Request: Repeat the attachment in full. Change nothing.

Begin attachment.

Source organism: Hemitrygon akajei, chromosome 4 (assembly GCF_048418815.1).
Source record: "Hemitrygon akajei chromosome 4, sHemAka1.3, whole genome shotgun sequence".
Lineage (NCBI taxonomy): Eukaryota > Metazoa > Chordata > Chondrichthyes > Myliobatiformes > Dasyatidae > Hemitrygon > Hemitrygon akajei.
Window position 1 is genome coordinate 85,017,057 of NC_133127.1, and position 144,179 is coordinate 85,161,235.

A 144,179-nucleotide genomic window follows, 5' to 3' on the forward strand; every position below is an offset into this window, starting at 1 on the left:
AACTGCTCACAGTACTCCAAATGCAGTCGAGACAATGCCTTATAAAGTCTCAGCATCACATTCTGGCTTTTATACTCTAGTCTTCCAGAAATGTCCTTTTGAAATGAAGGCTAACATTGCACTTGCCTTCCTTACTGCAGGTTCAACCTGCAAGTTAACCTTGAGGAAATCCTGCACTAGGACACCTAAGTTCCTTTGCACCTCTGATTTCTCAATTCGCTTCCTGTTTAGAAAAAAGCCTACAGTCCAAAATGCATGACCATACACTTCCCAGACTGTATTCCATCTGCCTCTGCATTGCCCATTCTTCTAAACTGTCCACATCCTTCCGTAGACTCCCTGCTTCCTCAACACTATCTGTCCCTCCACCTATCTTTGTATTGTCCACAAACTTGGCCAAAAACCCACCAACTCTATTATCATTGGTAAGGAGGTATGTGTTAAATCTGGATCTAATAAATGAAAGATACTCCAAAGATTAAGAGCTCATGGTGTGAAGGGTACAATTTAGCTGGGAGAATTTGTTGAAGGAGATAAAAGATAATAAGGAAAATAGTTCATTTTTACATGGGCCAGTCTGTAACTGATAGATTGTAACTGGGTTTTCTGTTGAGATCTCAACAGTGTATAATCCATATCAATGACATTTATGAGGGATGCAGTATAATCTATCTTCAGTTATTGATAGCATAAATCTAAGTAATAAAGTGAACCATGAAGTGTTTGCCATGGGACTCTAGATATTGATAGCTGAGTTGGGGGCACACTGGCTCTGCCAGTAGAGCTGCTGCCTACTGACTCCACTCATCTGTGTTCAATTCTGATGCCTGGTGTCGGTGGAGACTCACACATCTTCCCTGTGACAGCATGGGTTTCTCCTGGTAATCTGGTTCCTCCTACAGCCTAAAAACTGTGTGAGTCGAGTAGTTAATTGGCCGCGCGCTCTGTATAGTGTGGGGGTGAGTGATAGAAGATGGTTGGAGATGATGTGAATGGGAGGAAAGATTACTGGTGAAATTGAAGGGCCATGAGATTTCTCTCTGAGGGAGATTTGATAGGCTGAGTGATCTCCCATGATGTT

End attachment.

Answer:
Source organism: Hemitrygon akajei, chromosome 4 (assembly GCF_048418815.1).
Source record: "Hemitrygon akajei chromosome 4, sHemAka1.3, whole genome shotgun sequence".
Lineage (NCBI taxonomy): Eukaryota > Metazoa > Chordata > Chondrichthyes > Myliobatiformes > Dasyatidae > Hemitrygon > Hemitrygon akajei.
Window position 1 is genome coordinate 85,017,057 of NC_133127.1, and position 144,179 is coordinate 85,161,235.

A 144,179-nucleotide genomic window follows, 5' to 3' on the forward strand; every position below is an offset into this window, starting at 1 on the left:
AACTGCTCACAGTACTCCAAATGCAGTCGAGACAATGCCTTATAAAGTCTCAGCATCACATTCTGGCTTTTATACTCTAGTCTTCCAGAAATGTCCTTTTGAAATGAAGGCTAACATTGCACTTGCCTTCCTTACTGCAGGTTCAACCTGCAAGTTAACCTTGAGGAAATCCTGCACTAGGACACCTAAGTTCCTTTGCACCTCTGATTTCTCAATTCGCTTCCTGTTTAGAAAAAAGCCTACAGTCCAAAATGCATGACCATACACTTCCCAGACTGTATTCCATCTGCCTCTGCATTGCCCATTCTTCTAAACTGTCCACATCCTTCCGTAGACTCCCTGCTTCCTCAACACTATCTGTCCCTCCACCTATCTTTGTATTGTCCACAAACTTGGCCAAAAACCCACCAACTCTATTATCATTGGTAAGGAGGTATGTGTTAAATCTGGATCTAATAAATGAAAGATACTCCAAAGATTAAGAGCTCATGGTGTGAAGGGTACAATTTAGCTGGGAGAATTTGTTGAAGGAGATAAAAGATAATAAGGAAAATAGTTCATTTTTACATGGGCCAGTCTGTAACTGATAGATTGTAACTGGGTTTTCTGTTGAGATCTCAACAGTGTATAATCCATATCAATGACATTTATGAGGGATGCAGTATAATCTATCTTCAGTTATTGATAGCATAAATCTAAGTAATAAAGTGAACCATGAAGTGTTTGCCATGGGACTCTAGATATTGATAGCTGAGTTGGGGGCACACTGGCTCTGCCAGTAGAGCTGCTGCCTACTGACTCCACTCATCTGTGTTCAATTCTGATGCCTGGTGTCGGTGGAGACTCACACATCTTCCCTGTGACAGCATGGGTTTCTCCTGGTAATCTGGTTCCTCCTACAGCCTAAAAACTGTGTGAGTCGAGTAGTTAATTGGCCGCGCGCTCTGTATAGTGTGGGGGTGAGTGATAGAAGATGGTTGGAGATGATGTGAATGGGAGGAAAGATTACTGGTGAAATTGAAGGGCCATGAGATTTCTCTCTGAGGGAGATTTGATAGGCTGAGTGATCTCCCATGATGTT